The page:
one which is at the other end.  Archeologists
think the rooms were entered from the top
Pueblo style.


Here’s the largest room.
They aren’t sure what the large rock standing up
in the end wall was.  It’s size and on edge placement
are unusual.  Something ceremonial?

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When they found the ruins of these shaped limestone
foundations built up from ground level, they were filled
with rock rubble from the walls as well as adobe and beams.

On this unusual rock the portion that has no lichen on it
was below ground before excavation of the site.

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Near the North wall of this room is a small slab lined fire pit. 
Eight hearths like this one were found at this site.
 Used they think for cooking and heating rooms.

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We sat on the benches near the site which are used
for nearly daily ranger talks
one we had just missed apparently.
Seemed like a fine place for lunch so
we did.  Then back to the car and another quick
shot of the canyon.   :-)


Then off we went  to

First thing we saw just a little way down the
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was this ancient Native American granary.
It had been mentioned at the Walhalla site.

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I obeyed the sign and didn’t enter or disturb
but I did put my camera inside to see

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Here’s the other side with a similar sign

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which I obeyed in a similar way.

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On down the trail

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And then we got to the rock
with a very nice NPS sign that
said please don’t disturb anything and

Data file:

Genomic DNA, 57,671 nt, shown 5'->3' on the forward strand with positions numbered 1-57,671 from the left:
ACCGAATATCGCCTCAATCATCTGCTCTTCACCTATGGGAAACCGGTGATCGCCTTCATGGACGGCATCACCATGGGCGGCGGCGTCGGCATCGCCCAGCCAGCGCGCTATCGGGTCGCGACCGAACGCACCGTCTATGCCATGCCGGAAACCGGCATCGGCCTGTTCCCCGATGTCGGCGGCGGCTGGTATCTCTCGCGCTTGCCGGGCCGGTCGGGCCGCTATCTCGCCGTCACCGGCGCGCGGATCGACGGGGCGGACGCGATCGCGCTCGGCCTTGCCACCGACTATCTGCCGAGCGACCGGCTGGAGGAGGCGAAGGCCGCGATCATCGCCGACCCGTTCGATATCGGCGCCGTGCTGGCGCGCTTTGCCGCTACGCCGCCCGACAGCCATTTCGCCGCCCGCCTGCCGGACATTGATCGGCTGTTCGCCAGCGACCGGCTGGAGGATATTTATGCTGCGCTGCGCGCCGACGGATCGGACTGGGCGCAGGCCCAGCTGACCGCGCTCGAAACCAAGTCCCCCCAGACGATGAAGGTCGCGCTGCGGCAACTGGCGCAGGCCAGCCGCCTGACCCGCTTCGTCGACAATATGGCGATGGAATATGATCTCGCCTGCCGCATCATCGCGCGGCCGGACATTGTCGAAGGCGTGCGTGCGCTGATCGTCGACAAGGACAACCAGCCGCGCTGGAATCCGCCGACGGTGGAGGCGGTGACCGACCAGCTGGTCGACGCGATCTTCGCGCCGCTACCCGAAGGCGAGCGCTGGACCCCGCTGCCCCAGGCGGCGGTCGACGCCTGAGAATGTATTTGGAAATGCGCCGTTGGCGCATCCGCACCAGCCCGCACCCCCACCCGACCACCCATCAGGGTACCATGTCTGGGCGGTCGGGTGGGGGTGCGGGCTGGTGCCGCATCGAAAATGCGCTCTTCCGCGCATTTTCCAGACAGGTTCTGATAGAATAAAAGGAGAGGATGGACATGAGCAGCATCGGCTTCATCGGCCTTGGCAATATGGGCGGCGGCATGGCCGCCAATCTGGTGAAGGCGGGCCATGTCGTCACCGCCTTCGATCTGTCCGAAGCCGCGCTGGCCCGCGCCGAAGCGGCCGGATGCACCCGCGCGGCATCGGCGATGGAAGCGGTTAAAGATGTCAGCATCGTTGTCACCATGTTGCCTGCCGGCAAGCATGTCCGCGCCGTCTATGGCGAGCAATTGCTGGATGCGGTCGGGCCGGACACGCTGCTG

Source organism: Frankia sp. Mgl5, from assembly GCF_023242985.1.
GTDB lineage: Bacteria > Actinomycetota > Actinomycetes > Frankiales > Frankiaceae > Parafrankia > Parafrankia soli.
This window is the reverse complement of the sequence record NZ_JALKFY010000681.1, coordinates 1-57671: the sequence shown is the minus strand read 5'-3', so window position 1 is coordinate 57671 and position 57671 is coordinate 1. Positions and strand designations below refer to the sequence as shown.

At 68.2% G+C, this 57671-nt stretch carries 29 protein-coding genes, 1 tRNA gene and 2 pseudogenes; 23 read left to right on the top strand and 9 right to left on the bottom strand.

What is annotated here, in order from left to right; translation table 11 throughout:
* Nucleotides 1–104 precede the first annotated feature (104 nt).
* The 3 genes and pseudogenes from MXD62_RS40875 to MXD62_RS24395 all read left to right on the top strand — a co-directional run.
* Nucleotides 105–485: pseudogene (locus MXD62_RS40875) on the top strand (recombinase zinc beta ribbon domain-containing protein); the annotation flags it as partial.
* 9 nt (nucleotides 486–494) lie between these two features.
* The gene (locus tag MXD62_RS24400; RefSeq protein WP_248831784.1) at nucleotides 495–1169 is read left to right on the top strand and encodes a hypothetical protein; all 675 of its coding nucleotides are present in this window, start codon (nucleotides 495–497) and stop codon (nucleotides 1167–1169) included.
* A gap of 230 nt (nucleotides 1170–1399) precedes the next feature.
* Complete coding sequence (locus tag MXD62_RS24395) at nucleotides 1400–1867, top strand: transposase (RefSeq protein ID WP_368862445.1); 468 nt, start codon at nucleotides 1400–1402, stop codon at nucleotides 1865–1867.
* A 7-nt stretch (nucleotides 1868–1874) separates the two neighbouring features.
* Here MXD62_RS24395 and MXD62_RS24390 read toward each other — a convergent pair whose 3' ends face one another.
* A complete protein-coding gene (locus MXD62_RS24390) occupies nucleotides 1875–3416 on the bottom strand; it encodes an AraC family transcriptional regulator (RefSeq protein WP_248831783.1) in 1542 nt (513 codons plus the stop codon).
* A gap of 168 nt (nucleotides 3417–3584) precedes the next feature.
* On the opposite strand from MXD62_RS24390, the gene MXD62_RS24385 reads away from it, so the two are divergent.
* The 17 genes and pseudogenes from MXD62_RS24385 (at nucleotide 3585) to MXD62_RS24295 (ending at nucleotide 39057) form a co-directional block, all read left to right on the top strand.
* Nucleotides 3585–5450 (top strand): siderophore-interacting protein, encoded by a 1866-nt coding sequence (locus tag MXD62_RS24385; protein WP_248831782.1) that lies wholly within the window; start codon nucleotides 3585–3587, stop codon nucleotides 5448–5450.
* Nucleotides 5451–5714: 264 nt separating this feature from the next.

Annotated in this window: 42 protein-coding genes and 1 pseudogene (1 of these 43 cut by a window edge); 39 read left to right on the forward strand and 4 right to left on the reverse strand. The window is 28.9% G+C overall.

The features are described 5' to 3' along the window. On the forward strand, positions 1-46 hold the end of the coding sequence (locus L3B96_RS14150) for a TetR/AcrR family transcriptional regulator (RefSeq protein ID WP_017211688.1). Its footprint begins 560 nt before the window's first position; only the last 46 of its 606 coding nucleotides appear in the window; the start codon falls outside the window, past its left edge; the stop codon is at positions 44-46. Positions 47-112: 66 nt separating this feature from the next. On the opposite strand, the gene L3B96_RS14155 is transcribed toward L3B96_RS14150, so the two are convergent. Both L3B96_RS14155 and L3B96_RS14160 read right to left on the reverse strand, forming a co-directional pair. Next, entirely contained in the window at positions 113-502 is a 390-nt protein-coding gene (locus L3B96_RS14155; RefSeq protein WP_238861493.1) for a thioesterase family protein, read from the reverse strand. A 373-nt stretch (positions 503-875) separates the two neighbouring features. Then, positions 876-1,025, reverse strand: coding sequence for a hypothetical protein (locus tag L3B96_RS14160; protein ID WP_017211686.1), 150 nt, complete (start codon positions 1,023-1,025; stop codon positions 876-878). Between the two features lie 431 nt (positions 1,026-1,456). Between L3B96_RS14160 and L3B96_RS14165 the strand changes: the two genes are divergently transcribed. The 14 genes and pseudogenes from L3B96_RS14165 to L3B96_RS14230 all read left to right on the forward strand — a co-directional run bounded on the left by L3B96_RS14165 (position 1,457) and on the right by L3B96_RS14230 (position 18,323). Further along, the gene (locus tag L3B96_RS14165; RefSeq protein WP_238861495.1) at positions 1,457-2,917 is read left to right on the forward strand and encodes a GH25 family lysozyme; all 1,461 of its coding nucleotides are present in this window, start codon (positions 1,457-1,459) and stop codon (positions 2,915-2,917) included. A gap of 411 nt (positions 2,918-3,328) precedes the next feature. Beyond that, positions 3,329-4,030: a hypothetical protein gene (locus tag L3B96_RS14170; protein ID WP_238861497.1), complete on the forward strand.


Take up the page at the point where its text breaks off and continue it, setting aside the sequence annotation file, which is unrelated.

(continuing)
by the way to carve your initials
or anything else is
against the law.


Around the bend was a canyon that had been


and the trail went right under the ledge


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Gorgeous colors over our heads


hanging gardens and ferns

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We arrived at the cliff spring where that
large boulder actually had fallen out of
a place above our heads that we could recognize.

North Rim Day 2 109

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On past the spring, the colors continued
to amaze us.  For orientation in the shot
below, the path is at the lower right.


We were so engaged with the cliff that we
kept forgetting to look out at the canyon it surrounds.

North Rim Day 2 119

As we moved beyond the spring, the path
got smaller and smaller

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So we decided it was probably time to turn around
and go back.

On the way I noticed the Arch to be in the opposite
canyon wall and the interesting mustard colored splash

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Some hanging gardens were barely over my head

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And lots of spots were a bit too short
for some folks

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We were seriously sorry to see this hike end.
The last look back at the canyon through the ledge.

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And on we went to our last stop at Cape Royal
altitude 7685 feet.  One of the lowest spots on the North Rim.

The trail we were looking for was on the South East side of the
parking lot.  Everyone else was parked over there but we wanted